direct eye contact

4 Aug

Caption for the cover photo on San Francisco Chronicle Magazine’s August “Back to School” issue (and yes, SF kids go back to school in August, which most of us adults know is still summer): “coaches guide parents through the kindergarten admissions process.”

Wait, surely they meant the “ivy league college admissions process,” right?  Well, no. Oh, gosh, so apparently not only is where you send your kid to kindergarten of dire significance in his or her’s ultimate career path – something we have all thankfully gleaned from the knowing upper echelons of society – but now it appears that the how of getting in to kindergarten is really complicated!   According to the Chron Magazine article, it is “daunting” and “tortuous,” and often causes people “anxiety” and a feeling of being “stressed out.”  Oh, you poor parents!  Thankfully, there are specialists who charge a mere $400/hour to help you through the process.  What a godsend!

First of all, let’s all mutually acknowledge the Chron Magazine’s total insensitivity to the hundreds of thousands of Bay Area residents who can barely afford to feed their families, much less hire Kindergarten Admissions Counselors, in publishing this dreck of an article.  I would also like to take public umbrage at a supposed piece of journalism that assumed the perfect validity, dare I say necessity even, of said profession.  Upper class parents with too much time on their hands can spin their wheels worrying unnecessarily about any child-related matter they care to clamp their entitled claws into, but do we really have to read about it?  Do the rest of us really have to be forced to consider, omigod, I might not be doing it right?

Anyone who knows me is well-aware how much I despise the Entitled Class of parents I spent nearly 15 years in the trenches dealing with on a daily basis.  But a reality check, to let these, shall we say, misguided parents off the hook a little – but just a little:  there are entire industries and institutions that make a comfortable living off of the anxiety that most parents rightly feel in regards to virtually anything having to do with their children.  Are you breastfeeding? Oh, well, you might not be doing it right. Is your child eating healthy?  Reaching developmental milestones? Demonstrating appropriate social skills? Let us show you how s/he could improve!  What about schooling, that’s a big one. You should get really good and stressed out now.    It’s pretty easy to get sucked into the parental guilt vortex, especially if you’re already neurosis-prone, or tend to be a bit competitive.  But one equally valid choice, as Public Enemy so aptly put it, is Don’t Believe the Hype.

When I worked as the director of a children’s art program, which was rather unfortunately (for me) located in the Marina, I would occasionally be asked to complete a reference form for a student seeking kindergarten admission to one of the exclusive private schools like Katherine Delmar Burke or Town School for Boys.  Most of the form I totally ignored, due to the sheer absurdity of the questions, which seemed more appropriate for students seeking college admission.  Wherever possible, however, I answered in such a way as to make it clear that I thought that they were a bunch of self-righteous assholes.  For example:  Q. What would you see as the ultimate career path for this child? A. Whatever direction she chooses to take, which hopefully won’t involve creating undue anxiety for and casting judgment upon innocent 5 year-olds.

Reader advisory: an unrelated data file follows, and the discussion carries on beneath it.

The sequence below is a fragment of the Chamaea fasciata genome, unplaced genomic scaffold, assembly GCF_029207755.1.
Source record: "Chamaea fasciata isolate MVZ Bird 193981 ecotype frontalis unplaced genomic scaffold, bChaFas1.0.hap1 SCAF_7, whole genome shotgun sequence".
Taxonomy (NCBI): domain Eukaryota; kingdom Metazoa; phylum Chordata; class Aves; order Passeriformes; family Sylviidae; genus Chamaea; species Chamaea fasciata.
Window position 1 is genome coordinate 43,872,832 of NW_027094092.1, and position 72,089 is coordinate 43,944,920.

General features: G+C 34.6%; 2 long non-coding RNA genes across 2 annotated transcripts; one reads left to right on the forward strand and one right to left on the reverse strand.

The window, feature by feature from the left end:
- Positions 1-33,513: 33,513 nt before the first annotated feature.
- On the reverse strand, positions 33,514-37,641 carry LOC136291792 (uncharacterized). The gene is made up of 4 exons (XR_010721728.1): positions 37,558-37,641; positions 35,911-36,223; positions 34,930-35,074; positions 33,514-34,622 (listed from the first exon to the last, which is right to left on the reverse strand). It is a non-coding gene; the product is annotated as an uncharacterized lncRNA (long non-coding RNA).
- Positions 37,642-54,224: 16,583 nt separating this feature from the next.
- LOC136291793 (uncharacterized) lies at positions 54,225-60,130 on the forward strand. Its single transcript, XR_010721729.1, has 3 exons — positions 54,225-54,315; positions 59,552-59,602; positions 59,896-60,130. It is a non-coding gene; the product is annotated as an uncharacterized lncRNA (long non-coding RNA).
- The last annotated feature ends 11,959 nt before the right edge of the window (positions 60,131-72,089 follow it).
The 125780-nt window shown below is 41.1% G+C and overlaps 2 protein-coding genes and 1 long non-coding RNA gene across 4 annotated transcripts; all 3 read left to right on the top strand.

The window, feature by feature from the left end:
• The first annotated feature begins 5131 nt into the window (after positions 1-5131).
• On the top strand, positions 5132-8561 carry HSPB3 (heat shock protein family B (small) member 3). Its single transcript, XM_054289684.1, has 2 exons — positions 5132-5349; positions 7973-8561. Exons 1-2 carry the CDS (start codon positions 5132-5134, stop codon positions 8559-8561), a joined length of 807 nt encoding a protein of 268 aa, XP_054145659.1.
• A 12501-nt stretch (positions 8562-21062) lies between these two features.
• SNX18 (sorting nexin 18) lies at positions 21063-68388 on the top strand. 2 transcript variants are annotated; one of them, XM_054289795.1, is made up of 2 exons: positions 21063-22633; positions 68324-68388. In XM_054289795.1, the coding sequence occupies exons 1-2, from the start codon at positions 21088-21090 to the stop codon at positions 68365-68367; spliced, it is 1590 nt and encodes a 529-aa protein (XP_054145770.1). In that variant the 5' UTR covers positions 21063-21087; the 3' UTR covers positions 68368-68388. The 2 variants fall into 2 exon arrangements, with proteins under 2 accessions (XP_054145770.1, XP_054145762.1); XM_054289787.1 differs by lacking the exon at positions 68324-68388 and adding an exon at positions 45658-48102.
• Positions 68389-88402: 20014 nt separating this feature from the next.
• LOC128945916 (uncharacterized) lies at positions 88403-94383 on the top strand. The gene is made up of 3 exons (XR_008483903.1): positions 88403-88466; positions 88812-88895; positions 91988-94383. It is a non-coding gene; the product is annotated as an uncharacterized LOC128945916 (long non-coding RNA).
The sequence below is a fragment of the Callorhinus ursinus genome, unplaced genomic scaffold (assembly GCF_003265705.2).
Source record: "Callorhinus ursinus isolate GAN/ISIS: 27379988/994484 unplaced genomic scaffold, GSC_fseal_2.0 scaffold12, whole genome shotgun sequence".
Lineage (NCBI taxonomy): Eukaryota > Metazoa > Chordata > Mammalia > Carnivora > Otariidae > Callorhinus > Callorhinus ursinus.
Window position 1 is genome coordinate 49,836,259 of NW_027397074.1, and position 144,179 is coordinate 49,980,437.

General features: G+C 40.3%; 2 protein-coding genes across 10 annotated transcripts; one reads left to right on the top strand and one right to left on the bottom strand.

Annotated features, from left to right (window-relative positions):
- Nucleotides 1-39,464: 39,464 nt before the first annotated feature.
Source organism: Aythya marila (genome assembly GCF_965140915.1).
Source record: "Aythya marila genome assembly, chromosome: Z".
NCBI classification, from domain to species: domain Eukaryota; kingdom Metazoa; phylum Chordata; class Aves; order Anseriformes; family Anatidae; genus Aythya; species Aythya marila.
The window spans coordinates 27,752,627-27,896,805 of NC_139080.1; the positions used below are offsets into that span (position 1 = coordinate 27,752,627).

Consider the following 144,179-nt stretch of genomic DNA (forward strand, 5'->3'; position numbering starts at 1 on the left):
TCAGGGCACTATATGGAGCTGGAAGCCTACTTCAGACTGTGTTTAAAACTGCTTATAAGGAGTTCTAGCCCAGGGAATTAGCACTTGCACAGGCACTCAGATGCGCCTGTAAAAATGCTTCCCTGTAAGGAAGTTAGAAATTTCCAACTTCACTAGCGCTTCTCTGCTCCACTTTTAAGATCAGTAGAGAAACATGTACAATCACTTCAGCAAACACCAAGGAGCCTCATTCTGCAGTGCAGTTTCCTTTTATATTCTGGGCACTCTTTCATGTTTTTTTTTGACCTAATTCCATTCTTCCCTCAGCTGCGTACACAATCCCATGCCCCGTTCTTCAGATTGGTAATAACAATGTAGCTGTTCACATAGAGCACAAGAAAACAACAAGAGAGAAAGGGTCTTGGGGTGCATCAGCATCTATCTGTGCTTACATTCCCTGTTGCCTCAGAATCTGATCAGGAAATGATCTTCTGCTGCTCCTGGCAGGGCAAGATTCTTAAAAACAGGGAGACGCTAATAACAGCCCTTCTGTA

I’m not kidding about their asking about what I thought the kid should be when s/he grows up; that’s not even half the ridiculousness of it.  According to the Chron Magazine article, during the drop-off “assessment” that most of these kids have to endure as part of the application process, the schools look for things like using scissors correctly and “shaking hands and making eye contact.”   Certainly, it’s common knowledge that young children who don’t know how to use scissors correctly are people one doesn’t want to associate with, but shaking hands with eye contact?  What is this, a fucking job interview? Most adults can’t even accomplish this seemingly simple feat.

I think I’ll start my own consulting business: How to Chill the Fuck Out and Let Your Child do the Same.

Next posting:  my secrets to “navigating” the “really stressful” world of “public education,” or one parent’s attempt to raise a child free of neurosis, self-loathing and double-soy-lattes-no-foam-extra-hot.


2 Responses to “direct eye contact”

  1. Sandra Ortiz August 4, 2010 at 12:15 pm #

    Funny yet sad.–as was intended. You need to introduce a paragraph break here and there though, Lady. Even though the stream-of-consciousness thing worked well for Proust, it’s unlikely he could find anyone to publish his stuff now, and certainly he would have had trouble getting into kindergarten.

  2. Rachie :) August 24, 2010 at 6:31 pm #

    LOL! I would so totally read that next one, except I got no kids. Just the two plants; and one is not doing so well. Funny stuff, as always.

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